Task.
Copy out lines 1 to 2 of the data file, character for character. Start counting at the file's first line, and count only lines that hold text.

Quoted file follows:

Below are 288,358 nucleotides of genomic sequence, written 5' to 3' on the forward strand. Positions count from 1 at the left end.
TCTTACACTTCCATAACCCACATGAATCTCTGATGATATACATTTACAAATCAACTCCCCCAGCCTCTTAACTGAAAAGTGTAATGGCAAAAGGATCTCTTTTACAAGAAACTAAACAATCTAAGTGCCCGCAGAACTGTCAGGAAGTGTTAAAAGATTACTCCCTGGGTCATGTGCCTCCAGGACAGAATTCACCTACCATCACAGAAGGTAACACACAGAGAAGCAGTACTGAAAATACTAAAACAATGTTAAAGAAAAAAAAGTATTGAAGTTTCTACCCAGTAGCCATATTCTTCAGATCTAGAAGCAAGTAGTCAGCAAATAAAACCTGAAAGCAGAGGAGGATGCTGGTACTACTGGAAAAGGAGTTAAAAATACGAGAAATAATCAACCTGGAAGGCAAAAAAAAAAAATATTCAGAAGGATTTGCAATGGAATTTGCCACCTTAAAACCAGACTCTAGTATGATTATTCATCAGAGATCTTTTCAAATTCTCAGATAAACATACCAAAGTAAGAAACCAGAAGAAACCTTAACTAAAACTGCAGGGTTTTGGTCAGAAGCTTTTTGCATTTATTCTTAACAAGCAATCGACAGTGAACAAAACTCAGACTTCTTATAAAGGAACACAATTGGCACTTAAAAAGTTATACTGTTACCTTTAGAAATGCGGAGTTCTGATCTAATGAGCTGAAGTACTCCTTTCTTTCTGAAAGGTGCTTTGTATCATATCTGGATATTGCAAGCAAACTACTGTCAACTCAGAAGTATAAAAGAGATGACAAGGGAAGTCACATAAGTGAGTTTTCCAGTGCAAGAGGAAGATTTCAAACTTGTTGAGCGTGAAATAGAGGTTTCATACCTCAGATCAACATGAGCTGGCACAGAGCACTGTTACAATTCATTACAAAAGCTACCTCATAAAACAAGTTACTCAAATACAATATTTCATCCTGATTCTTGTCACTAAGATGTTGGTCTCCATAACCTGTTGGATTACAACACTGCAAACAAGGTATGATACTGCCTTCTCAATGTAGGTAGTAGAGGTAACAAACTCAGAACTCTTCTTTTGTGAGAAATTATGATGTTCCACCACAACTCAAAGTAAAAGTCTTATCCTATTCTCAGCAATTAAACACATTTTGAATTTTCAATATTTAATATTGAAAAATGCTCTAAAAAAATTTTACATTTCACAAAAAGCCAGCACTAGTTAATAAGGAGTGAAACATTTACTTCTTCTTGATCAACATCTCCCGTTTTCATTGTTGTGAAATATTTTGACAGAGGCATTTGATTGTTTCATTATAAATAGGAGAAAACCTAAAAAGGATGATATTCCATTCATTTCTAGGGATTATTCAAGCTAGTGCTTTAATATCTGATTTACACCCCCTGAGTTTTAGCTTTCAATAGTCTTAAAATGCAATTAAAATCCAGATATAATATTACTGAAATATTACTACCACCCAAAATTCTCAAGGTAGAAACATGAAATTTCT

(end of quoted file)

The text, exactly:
Below are 288,358 nucleotides of genomic sequence, written 5' to 3' on the forward strand. Positions count from 1 at the left end.
TCTTACACTTCCATAACCCACATGAATCTCTGATGATATACATTTACAAATCAACTCCCCCAGCCTCTTAACTGAAAAGTGTAATGGCAAAAGGATCTCTTTTACAAGAAACTAAACAATCTAAGTGCCCGCAGAACTGTCAGGAAGTGTTAAAAGATTACTCCCTGGGTCATGTGCCTCCAGGACAGAATTCACCTACCATCACAGAAGGTAACACACAGAGAAGCAGTACTGAAAATACTAAAACAATGTTAAAGAAAAAAAAGTATTGAAGTTTCTACCCAGTAGCCATATTCTTCAGATCTAGAAGCAAGTAGTCAGCAAATAAAACCTGAAAGCAGAGGAGGATGCTGGTACTACTGGAAAAGGAGTTAAAAATACGAGAAATAATCAACCTGGAAGGCAAAAAAAAAAAATATTCAGAAGGATTTGCAATGGAATTTGCCACCTTAAAACCAGACTCTAGTATGATTATTCATCAGAGATCTTTTCAAATTCTCAGATAAACATACCAAAGTAAGAAACCAGAAGAAACCTTAACTAAAACTGCAGGGTTTTGGTCAGAAGCTTTTTGCATTTATTCTTAACAAGCAATCGACAGTGAACAAAACTCAGACTTCTTATAAAGGAACACAATTGGCACTTAAAAAGTTATACTGTTACCTTTAGAAATGCGGAGTTCTGATCTAATGAGCTGAAGTACTCCTTTCTTTCTGAAAGGTGCTTTGTATCATATCTGGATATTGCAAGCAAACTACTGTCAACTCAGAAGTATAAAAGAGATGACAAGGGAAGTCACATAAGTGAGTTTTCCAGTGCAAGAGGAAGATTTCAAACTTGTTGAGCGTGAAATAGAGGTTTCATACCTCAGATCAACATGAGCTGGCACAGAGCACTGTTACAATTCATTACAAAAGCTACCTCATAAAACAAGTTACTCAAATACAATATTTCATCCTGATTCTTGTCACTAAGATGTTGGTCTCCATAACCTGTTGGATTACAACACTGCAAACAAGGTATGATACTGCCTTCTCAATGTAGGTAGTAGAGGTAACAAACTCAGAACTCTTCTTTTGTGAGAAATTATGATGTTCCACCACAACTCAAAGTAAAAGTCTTATCCTATTCTCAGCAATTAAACACATTTTGAATTTTCAATATTTAATATTGAAAAATGCTCTAAAAAAATTTTACATTTCACAAAAAGCCAGCACTAGTTAATAAGGAGTGAAACATTTACTTCTTCTTGATCAACATCTCCCGTTTTCATTGTTGTGAAATATTTTGACAGAGGCATTTGATTGTTTCATTATAAATAGGAGAAAACCTAAAAAGGATGATATTCCATTCATTTCTAGGGATTATTCAAGCTAGTGCTTTAATATCTGATTTACACCCCCTGAGTTTTAGCTTTCAATAGTCTTAAAATGCAATTAAAATCCAGATATAATATTACTGAAATATTACTACCACCCAAAATTCTCAAGGTAGAAACATGAAATTTCT